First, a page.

Kleeh said Mays' mental health diagnoses and traumatic experiences weren't that severe or uncommon, especially among veterans. "None of these other folks are killers, let alone serial killers," he said. "You are not special."
Mays lied to investigators three times about her role in the men's deaths, Kleeh said. She watched a Netflix show called "Nurses Who Kill," used her work computer to search "female serial killers" and compared her tally with others', Kleeh said.
The judge made a point of noting the victims' service records.
"They were good and decent men loved not only by their families but by their communities, and to whom this country owes to each and every one of them a tremendous debt," Kleeh said.
Prosecutor: 'This was all about control'
Douglas argued for a life sentence for each murder victim because Mays showed "extraordinary callousness" and acted in a calculated manner.
"This was all about control," Douglas said. "These actions gave the defendant a sense of control."
He dismissed any notion that the killings showed mercy to the ailing veterans, as he suggested Mays had claimed.
"Giving someone insulin that's not prescribed to them is not merciful," Douglas said. He described the painful effects the men felt as their blood sugar levels dropped. Edge was "thrashing around." Shaw was agitated, sweating and had an elevated heart rate. A nurse found Felix McDermott "with moist sheets, cold and clammy."
Mays on several occasions told staff that the men were in distress and participated in lifesaving efforts, Douglas said.
She performed chest compressions on one victim for more than half an hour, Douglas said. She then called her husband, who was incarcerated, and complained that her arms "felt like rubber" after doing compressions for so long. Mays complained in Facebook messages about having to deliver medication that prolonged Shaw's life, Douglas said.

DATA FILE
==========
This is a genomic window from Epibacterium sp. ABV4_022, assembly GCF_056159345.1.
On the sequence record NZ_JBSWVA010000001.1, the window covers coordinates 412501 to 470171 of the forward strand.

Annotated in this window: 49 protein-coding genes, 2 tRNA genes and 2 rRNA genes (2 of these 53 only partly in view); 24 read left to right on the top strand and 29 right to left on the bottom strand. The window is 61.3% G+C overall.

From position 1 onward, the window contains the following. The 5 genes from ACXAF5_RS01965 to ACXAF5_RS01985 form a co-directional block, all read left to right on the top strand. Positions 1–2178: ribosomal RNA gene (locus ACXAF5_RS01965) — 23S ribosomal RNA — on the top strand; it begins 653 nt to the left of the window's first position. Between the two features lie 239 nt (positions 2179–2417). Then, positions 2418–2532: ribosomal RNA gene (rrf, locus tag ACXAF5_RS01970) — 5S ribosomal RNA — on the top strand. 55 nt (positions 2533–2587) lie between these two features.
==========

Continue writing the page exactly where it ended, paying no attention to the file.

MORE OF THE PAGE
Inspector general: Staff could have detected killing spree earlier
Mays was assigned to work overnight shifts on Ward 3A, the hospital's medical surgical unit, in July 2017 when patients began suffering mysterious, acute drops in blood sugar.
investigation in 2019 found that a string of oversights at the hospital may have cost veterans’ lives. Insulin wasn’t adequately tracked, and there were no surveillance cameras on Ward 3A. Staff didn’t conduct tests to figure out why patients experienced severe episodes of low blood sugar. Nor did they file reports that could have triggered investigations.
The inspector general’s investigation echoed those findings. It described oversights during Mays' background check, shoddy medication tracking and a lack of follow-up when the patients suffered deadly drops in blood sugar. There were communication problems among caregivers, and the hospital's culture did not encourage staff to question care and report potential patient harm.
The inspector general's report said the VA's failures began with Mays’ hiring in June 2015 and didn’t stop until long after the string of deaths was discovered in June 2018.
Mays had been accused of using excessive force while working as a correctional officer at the West Virginia Department of Corrections from 2005 to 2012, but there’s no evidence that VA hospital staff reviewed those employment records.
The federal Office of Personnel Management conducted a background check and flagged issues that could have disqualified her from being hired at the VA, but hospital staff did not document any follow-up, the inspector general's office said.
“Had they done so, it is possible that based on her conduct at the jail, she would not have been hired for, or retained in, a position at the facility that involved patient care,” the inspector general’s office concluded.
A 'spontaneous' decision to kill with unsecured insulin
Insulin can be crucial in keeping diabetics’ blood sugar in check, but for non-diabetics and those who aren’t prescribed the medication, it can be deadly, driving blood sugar too low.
Mays told investigators she took insulin from the hospital ward, where it wasn’t properly tracked, and put it into saline mixtures that were used to flush patients’ intravenous lines. In one case, she provided a nurse with a syringe of saline tainted with insulin, which the nurse unwittingly administered to a patient.